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University of Warwick
Tel: 024 7615 1604
Institute of Digital Healthcare
Mark's core research focuses on human movement coordination. His research covers two main areas:
1). Measuring movement, using signal processing and machine learning methods from data gathered from motion sensing and wearable devices.
2). Understanding movement behaviour, using experimental psychology & neuroscience approaches to model movement behaviour.
The applications of Mark's research cover a broad range of subjects in digital healthcare, including:
1). Technology to promote self-management of rehabilitation and physiotherapy. The recent availability of low cost motion capture technologies and virtual reality systems makes it possible to produce systems that will provide guidance and feedback of exercises done outside of the clinic. Mark's team is currently investigating the use of virtual partners to provide guidance to patients in the home/community as well as low-cost wearable technologies for monitoring exercise adherence.
2). Clinical evaluation. Often degeneration of motor function caused by disease or the recovery of function following surgery is tracked subjectively using simple self-report questionnaires. The availability of low-cost sensors provides the opportunity to accurately and objectively track changes in motor function. This can subsequently be used to predict early onset of disease and optimise recovery and rehabilitation.
3). Intelligent healthcare systems. Many current healthcare technologies are simple and hence unreliable in their function. A recent project lead by Mark, involved working with a local SME company to develop a predictive alarm algorithm for a novel bed-exit sensor (used in hospitals/care-homes to alert staff if a frail person attempts to leave the bed unaided). The proof of concept developed used a real-time algorithm based on machine learning to raise the alarm of attempted bed-exit before the individual had left the bed.
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Mark is Assistant Professor of Healthcare Technology and Behaviour Change at the Institute of Digital Healthcare.
Mark's main research interests are centred on human movement coordination. He combines his skills in engineering and behavioural neuroscience to produce novel methods and models, describing how people use information across the senses to co-ordinate their movements. He has published a number of papers modelling how the information we receive through the senses influences our movement. In particular, Mark is interested in the timing properties of movements and more recently has been involved in projects investigating the use of rhythmic timing cues for movement rehabilitation following neurological disease. He is currently investigating the use of motion tracking technology and machine learning for healthcare and rehabilitation applications.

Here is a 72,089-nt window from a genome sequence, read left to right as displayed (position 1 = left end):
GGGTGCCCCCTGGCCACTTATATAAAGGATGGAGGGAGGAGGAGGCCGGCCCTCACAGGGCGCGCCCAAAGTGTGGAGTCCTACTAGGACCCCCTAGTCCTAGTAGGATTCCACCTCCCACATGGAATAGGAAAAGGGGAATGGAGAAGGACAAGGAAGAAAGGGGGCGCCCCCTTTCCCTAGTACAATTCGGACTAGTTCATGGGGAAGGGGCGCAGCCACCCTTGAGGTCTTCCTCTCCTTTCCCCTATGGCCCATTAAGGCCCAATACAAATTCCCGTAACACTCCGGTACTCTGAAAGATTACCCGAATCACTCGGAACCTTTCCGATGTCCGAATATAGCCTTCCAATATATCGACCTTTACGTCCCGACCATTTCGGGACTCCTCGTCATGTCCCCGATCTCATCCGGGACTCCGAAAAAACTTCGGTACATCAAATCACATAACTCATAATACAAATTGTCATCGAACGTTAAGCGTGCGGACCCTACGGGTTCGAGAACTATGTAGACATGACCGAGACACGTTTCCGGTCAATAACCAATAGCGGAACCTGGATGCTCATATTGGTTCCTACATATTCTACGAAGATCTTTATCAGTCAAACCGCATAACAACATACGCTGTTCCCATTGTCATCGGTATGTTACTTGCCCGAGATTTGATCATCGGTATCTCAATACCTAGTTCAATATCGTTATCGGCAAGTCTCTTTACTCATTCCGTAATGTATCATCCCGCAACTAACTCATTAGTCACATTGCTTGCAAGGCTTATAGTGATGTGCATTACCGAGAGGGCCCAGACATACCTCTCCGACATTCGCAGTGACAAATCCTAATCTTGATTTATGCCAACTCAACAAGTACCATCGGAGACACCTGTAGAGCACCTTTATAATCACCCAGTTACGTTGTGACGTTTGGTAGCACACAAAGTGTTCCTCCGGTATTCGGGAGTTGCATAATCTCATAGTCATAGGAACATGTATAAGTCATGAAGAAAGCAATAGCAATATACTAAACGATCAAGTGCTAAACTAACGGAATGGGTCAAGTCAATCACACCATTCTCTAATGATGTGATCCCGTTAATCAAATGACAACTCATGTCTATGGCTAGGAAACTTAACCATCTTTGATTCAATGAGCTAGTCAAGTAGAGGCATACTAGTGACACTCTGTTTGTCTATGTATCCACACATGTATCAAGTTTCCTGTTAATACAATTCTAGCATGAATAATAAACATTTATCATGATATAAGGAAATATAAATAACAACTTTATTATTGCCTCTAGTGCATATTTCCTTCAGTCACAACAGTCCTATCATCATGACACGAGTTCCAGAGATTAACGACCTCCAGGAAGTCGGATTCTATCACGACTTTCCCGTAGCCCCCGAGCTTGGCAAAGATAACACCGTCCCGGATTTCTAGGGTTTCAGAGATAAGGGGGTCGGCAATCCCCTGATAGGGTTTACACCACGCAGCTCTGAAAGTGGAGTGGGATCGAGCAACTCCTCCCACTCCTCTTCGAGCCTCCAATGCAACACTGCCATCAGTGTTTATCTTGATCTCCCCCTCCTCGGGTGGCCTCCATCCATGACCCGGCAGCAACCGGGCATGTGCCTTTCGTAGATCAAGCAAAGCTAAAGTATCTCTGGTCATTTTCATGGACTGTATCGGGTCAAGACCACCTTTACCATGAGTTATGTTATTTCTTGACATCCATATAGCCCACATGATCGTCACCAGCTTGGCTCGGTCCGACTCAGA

Prior to his current position, Mark was a Research Fellow in the Sensory Motor Neuroscience (SyMoN) lab at the University of Birmingham. He completed his PhD at Aston University, developing intelligent systems to discriminate between different walking patterns. Before completing his PhD, Mark qualified with an MEng in Electronic Systems Engineering (Aston University) and worked for 3 years as a Design Engineer in the telecommunications industry.
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Honisch, Juliane J., Elliott, Mark T., Jacoby, Nori, Wing, Alan M., 2016. Cue properties change timing strategies in group movement synchronisation.
Elliott, Mark T., Chua, Wei Ling, Wing, Alan M., 2016. Modelling single-person and multi-person event-based synchronisation.
Current Opinion in Behavioral Science
, 8, pp. 167-174,
Booth, Ashley J., Elliott, Mark T., 2015. Early, but not late visual distractors affect movement synchronization to a temporal-spatial visual cue.
Frontiers in psychology
, Volume 6, pp. 1-8,
Elliott, Mark T., Welchman, Andrew E., Wing, Alan M., 2009. MatTAP : a MATLAB toolbox for the control and analysis of movement synchronisation experiments.
Journal of Neuroscience Methods
, Volume 177 (Number 1), pp. 250-257,
Elliott, Mark T., Fischinger, Timo, 2015.
Editorial of the special issue on rhythm production and perception
. Timing & Time Perception, Brill, pp. 1-2, Journal Item,
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